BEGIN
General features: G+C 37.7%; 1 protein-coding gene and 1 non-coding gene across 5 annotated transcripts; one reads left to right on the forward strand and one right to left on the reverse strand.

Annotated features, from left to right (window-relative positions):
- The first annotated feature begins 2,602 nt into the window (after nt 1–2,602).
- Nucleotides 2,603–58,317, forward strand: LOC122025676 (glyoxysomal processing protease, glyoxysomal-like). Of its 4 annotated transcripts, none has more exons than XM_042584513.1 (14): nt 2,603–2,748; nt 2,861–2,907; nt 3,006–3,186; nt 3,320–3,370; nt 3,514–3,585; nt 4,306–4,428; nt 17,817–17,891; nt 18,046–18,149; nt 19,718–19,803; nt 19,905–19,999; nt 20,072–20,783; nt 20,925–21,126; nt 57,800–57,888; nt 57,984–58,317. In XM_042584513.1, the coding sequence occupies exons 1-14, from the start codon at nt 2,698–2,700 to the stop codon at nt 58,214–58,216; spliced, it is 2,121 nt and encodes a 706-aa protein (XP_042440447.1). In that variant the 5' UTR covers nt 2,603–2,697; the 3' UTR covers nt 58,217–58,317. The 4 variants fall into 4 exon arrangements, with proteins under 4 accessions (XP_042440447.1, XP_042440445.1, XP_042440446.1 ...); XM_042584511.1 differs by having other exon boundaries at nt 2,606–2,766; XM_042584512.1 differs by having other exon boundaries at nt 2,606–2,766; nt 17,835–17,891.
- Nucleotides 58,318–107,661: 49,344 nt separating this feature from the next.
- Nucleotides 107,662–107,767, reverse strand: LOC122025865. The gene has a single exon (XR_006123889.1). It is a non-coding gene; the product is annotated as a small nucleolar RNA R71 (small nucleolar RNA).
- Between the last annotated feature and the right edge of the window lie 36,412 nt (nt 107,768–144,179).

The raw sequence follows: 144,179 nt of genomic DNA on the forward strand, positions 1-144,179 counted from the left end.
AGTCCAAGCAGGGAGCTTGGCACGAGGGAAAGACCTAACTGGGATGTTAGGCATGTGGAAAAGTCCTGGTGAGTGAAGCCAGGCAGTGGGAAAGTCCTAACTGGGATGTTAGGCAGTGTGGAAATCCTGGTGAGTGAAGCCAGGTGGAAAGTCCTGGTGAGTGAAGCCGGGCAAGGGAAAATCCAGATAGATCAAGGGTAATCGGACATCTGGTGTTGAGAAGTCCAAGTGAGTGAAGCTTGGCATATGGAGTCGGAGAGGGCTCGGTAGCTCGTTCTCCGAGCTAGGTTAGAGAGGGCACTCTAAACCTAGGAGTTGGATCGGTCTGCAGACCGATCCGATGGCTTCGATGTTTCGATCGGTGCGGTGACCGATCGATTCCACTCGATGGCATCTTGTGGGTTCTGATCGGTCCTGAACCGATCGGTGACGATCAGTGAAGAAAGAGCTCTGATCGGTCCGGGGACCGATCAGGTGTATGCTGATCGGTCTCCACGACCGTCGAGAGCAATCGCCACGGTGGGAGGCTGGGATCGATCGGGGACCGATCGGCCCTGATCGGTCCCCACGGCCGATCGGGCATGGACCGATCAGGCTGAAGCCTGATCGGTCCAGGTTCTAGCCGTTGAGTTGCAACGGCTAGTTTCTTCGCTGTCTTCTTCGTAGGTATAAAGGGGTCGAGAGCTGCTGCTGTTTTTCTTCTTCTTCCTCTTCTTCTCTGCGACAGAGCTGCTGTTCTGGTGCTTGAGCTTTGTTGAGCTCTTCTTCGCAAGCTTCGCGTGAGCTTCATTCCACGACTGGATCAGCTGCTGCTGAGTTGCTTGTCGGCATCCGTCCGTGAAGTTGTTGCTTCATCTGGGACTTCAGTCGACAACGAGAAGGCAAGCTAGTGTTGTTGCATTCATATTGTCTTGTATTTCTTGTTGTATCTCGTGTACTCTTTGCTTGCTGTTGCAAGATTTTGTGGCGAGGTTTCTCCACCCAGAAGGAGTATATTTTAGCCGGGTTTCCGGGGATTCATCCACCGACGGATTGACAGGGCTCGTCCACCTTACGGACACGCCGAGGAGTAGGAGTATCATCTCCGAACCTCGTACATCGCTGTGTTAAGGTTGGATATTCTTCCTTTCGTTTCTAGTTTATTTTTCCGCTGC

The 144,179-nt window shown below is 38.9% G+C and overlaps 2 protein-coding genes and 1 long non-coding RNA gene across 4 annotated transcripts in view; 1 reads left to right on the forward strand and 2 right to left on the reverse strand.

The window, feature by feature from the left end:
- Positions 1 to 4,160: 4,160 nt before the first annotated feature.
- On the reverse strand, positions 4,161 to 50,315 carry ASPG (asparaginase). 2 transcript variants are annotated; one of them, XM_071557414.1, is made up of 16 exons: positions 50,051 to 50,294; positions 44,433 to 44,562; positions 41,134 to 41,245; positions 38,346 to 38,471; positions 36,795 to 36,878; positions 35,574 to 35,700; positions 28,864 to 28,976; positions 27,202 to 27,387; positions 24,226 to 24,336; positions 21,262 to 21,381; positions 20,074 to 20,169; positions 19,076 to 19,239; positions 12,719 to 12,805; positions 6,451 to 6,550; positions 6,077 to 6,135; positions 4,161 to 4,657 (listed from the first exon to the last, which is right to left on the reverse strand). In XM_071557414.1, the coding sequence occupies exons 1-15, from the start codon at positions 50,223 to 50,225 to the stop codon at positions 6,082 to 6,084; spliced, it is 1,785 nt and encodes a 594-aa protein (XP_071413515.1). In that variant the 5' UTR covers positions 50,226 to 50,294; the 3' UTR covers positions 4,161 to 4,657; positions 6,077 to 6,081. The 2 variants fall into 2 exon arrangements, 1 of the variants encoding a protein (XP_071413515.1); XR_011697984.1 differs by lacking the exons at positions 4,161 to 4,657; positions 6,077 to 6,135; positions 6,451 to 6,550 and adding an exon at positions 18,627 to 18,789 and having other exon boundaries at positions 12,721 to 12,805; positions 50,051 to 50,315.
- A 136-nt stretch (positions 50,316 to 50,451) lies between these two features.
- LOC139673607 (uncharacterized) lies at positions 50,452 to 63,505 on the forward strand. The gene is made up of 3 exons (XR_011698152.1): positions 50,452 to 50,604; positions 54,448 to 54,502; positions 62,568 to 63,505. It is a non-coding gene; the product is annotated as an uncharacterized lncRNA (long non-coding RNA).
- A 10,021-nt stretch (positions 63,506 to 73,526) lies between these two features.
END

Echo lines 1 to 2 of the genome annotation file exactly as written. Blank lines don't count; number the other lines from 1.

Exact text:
General features: G+C 37.7%; 1 protein-coding gene and 1 non-coding gene across 5 annotated transcripts; one reads left to right on the forward strand and one right to left on the reverse strand.

Annotated features, from left to right (window-relative positions):